I recently read an article in “O” Magazine by Glennon Doyle Melton that stayed with me. She tells the story of the day her young daughter -upon hearing of the divorce of a friend’s parents – asks her: “Mom, will that ever happen to us?” Melton replies: “No, baby. It won’t You’re safe.” A year later, she and her husband separated.
I too, have fallen into the “No, never, that won’t happen, not us, no way!” parenting trap.
When we moved from Massachusetts to Pennsylvania three years ago, it was hard on my kids. Really hard. They were ripped out of school mid-year. They went from public school to private school. They went from wearing whatever they wanted to a turtleneck and itchy plaid jumper. They were blindsided.
Those first few months in Pennsylvania were really tough. The girls were sad, then angry, then sad again. The guilt I felt was intense. I called the school guidance counselor once a week to check in until she gently said: “Please stop.” I wanted to fix it, to give them some kind of solace, to bandage the wound and make everything better.
And because I was even more out of my mind than usual, I said: “I promise we will never move again.”
Fast forward 18 months and guess what we are doing? Moving again. That was a fun conversation. Talk about eating your words.
“We will never move again.” What’s in God’s name was I thinking when I said this? Am I Moses? The Great and Powerful Oz? Granted, I didn’t anticipate moving 18 months later, but how did I know we would NEVER, EVER move again? Because, what do we know, really? We may not plan to move, or get fired, or divorced, or get struck by lightning, or elect an orange-faced sociopath to run our country. But us thinking its not going to happen doesn’t always stop it from happening.
So what would compel me to make crazy false promises? The same reason I make many questionable choices: Fear. Fear of seeing my kids struggle, of permanently screwing them up, of failing at this one job God has entrusted me with.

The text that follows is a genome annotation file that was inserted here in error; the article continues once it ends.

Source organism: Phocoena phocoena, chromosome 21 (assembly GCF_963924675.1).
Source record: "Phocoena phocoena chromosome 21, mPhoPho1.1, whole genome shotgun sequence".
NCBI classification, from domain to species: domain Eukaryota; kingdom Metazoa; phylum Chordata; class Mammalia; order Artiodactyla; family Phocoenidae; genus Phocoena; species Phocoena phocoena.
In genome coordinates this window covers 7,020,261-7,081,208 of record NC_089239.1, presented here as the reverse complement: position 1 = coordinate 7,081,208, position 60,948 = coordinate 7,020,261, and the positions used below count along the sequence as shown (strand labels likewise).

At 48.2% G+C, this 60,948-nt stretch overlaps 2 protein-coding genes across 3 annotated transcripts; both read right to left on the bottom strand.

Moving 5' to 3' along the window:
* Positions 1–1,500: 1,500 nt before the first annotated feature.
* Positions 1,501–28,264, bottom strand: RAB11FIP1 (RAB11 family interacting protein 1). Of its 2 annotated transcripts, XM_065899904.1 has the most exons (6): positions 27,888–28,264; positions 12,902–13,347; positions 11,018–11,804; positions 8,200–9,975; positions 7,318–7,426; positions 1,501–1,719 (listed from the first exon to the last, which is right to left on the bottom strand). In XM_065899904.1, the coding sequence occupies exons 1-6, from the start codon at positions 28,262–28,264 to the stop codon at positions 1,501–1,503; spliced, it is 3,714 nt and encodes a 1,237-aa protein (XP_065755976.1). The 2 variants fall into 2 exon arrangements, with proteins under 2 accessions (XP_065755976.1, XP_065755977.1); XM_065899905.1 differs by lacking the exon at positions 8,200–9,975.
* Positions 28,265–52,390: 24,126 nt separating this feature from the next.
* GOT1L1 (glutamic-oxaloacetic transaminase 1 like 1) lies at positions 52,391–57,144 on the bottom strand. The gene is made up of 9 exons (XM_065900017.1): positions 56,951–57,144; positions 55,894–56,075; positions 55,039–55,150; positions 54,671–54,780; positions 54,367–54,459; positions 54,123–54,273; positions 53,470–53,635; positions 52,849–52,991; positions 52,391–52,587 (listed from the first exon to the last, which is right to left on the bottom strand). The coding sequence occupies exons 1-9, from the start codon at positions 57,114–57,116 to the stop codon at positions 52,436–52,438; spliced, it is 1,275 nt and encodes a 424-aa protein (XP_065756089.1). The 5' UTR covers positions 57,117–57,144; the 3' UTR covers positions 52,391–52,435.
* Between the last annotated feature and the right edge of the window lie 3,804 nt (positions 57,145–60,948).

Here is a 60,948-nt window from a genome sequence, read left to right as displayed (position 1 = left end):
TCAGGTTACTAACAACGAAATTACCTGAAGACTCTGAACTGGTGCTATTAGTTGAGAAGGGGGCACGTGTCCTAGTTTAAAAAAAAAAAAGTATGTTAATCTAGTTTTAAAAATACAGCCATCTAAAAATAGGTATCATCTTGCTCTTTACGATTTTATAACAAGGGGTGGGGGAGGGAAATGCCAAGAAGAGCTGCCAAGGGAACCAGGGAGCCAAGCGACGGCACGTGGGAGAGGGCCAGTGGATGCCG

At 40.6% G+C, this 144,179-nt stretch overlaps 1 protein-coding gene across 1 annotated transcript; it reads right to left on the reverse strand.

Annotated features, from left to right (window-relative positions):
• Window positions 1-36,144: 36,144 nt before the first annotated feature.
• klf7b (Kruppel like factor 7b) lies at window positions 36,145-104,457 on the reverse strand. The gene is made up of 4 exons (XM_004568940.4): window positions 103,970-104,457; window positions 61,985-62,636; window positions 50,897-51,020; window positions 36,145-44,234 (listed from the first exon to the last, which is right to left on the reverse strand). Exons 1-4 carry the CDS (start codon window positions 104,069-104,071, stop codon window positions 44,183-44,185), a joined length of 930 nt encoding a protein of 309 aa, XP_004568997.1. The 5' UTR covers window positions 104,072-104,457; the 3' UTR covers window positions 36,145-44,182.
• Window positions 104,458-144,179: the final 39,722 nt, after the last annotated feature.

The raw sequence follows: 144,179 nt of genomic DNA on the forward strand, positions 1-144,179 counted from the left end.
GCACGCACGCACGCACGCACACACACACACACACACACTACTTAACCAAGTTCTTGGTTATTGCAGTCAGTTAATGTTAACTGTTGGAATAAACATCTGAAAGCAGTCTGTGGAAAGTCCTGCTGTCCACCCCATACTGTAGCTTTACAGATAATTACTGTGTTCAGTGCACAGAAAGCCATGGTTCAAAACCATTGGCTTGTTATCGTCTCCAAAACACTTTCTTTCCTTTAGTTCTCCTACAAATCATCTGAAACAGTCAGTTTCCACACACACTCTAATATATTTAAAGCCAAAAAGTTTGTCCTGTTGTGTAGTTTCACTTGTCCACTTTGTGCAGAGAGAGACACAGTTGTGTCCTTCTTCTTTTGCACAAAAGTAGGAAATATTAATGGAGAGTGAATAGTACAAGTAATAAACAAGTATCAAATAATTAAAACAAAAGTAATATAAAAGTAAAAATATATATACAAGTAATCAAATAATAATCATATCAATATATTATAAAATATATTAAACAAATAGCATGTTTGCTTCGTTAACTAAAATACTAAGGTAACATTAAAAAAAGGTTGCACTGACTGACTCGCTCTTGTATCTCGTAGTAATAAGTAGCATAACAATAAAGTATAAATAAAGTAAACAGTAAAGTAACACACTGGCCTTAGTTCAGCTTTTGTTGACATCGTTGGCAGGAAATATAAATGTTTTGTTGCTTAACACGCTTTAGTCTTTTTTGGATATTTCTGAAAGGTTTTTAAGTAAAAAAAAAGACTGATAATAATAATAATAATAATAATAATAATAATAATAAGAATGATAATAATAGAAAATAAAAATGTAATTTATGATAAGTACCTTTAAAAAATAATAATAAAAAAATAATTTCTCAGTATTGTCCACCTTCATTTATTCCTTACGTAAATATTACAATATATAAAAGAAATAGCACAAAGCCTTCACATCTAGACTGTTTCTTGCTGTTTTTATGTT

To assuage my guilt, I tried to convince myself that maybe moving wasn’t as traumatic as I thought, and tried to back up this theory with some online research. I Googled “benefits of moving for kids.” Well, apparently there are none. According to Google, moving increases a child’s chance for mental illness, relationship issues, suicide, drug abuse, cystic acne, prostitution, foot fetishes, gluten intolerance, becoming a killer clown, you name it. I could not find one positive article.
But, research be damned, we did move again. And not only did my girls survive – they thrived. Take that, Google!
One day after dropping Phoebe off at gymnastics, I had some alone time in the car with Emma. She was in a chatty mood so I took a chance and asked: “Hey Em – do you think anything positive has come out of you moving so much?”
“Sure,” she said. “I have friends in two different states.”
“Good point,” I said. “How about you, personally – do you think you changed or gained some insights as a result of moving?”
“Yes,” she said, without hesitation. “It’s like nature and adaptation – like a rose has thorns to keep away predators… or a wolf has a heavy coat to keep warm. But those are bad examples. Because it’s not like I’m angry or scared of people or anything.”
(Proud Mom Moment: When your child uses discernment in her selection of metaphors).
“No, definitely not,” I agreed. “You are neither cold nor thorny.”
“The point is,” she continued, “is that I can adjust. I know now that I can make new friends or catch on quickly with academics.”
“Absolutely,” I said. “And you are brave. I still remember you holding Phoebe’s hand and walking into a new school mid-year with your head held high.”
“Yeah, well it’s not like I was excited about it,” she said, giving me a well-deserved hairy eyeball. “But I had no choice. And it ended up being great. So now I walk into every new situation assuming it’s going to be great.”
Maybe Emma should write the article on the benefits of moving.
The more I hit the “pause” button amidst the daily craziness, the more I learn from my kids, and the more I recognize how I underestimate them. Emma already understands what has taken me
dozens hundreds of self help books to learn: She recognized her fear and discomfort, but chose not to focus on it. She didn’t give into it. She chose to feel empowered rather than victimized.
I think as parents it’s our default to anticipate the worse case scenarios, the potential danger and inevitable trauma that lurks behind every corner. And of course, some of that fear is real and necessary. But when I try to protect my kids with my fake promises and my illusions of control, I take away some of their power. I rob them of the chance to navigate their way through new and difficult experiences. Plus, I look like an idiot.
I’ve spent so much time thinking about how the kids were affected by moving that I never stopped to look at how it affected me. Three years of packing, unpacking, cleaning, selling, renting, and buying put me in survival mode. It was all about getting over the next hurdle. But with a little distance comes the realization that my neurotic-meddling-fixing-catastrophizing helicopter parenting style has never served me well in the past. So now, it’s my turn to adapt; let go of the fight or flight behaviors that no longer serve me, and move into this next phase of life.
I assume it’s going to be great.